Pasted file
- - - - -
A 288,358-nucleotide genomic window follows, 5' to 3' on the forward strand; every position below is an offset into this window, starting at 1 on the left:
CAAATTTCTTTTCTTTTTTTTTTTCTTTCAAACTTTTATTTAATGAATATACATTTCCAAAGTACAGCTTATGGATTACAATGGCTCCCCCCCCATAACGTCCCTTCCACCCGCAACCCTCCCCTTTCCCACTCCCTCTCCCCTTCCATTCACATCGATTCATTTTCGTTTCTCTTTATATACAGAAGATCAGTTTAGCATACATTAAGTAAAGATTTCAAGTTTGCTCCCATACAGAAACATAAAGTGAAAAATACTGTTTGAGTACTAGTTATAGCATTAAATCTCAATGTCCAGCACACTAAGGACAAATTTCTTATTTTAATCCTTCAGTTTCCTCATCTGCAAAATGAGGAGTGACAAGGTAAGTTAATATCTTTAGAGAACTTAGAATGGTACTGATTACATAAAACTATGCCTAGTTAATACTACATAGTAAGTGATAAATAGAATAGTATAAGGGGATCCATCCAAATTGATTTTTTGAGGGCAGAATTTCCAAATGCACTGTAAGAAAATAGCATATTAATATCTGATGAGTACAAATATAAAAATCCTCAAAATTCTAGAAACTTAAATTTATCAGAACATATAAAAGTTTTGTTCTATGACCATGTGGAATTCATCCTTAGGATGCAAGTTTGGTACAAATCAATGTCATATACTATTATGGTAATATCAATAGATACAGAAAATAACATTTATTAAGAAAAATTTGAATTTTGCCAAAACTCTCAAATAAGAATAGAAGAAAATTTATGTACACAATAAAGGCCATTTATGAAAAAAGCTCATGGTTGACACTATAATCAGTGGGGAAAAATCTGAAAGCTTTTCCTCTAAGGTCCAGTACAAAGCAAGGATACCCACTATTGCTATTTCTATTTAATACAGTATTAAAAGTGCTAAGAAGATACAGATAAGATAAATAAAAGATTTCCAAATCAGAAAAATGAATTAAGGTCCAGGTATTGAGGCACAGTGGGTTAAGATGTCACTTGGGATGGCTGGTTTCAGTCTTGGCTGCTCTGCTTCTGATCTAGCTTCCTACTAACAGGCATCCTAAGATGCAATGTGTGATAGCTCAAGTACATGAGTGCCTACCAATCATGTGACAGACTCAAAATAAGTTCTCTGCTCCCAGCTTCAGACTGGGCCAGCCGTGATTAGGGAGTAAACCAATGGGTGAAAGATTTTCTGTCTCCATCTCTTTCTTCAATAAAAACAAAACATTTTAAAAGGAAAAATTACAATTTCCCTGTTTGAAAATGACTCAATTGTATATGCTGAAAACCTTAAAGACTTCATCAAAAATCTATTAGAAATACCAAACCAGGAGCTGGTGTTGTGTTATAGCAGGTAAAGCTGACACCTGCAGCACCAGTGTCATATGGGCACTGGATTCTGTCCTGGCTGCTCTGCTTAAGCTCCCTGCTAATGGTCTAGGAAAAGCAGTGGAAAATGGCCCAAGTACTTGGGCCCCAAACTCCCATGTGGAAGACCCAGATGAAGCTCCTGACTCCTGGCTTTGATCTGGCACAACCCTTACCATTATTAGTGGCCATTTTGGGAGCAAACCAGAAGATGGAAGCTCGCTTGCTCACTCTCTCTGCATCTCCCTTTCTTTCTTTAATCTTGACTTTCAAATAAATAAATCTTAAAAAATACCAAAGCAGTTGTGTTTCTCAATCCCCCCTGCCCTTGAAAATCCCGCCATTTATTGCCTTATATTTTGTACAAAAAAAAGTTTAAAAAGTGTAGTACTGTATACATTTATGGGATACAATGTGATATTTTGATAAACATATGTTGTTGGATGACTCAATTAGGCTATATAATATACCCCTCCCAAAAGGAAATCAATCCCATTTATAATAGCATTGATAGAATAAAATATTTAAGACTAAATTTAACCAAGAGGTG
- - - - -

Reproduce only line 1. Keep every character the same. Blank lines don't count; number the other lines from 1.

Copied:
A 288,358-nucleotide genomic window follows, 5' to 3' on the forward strand; every position below is an offset into this window, starting at 1 on the left: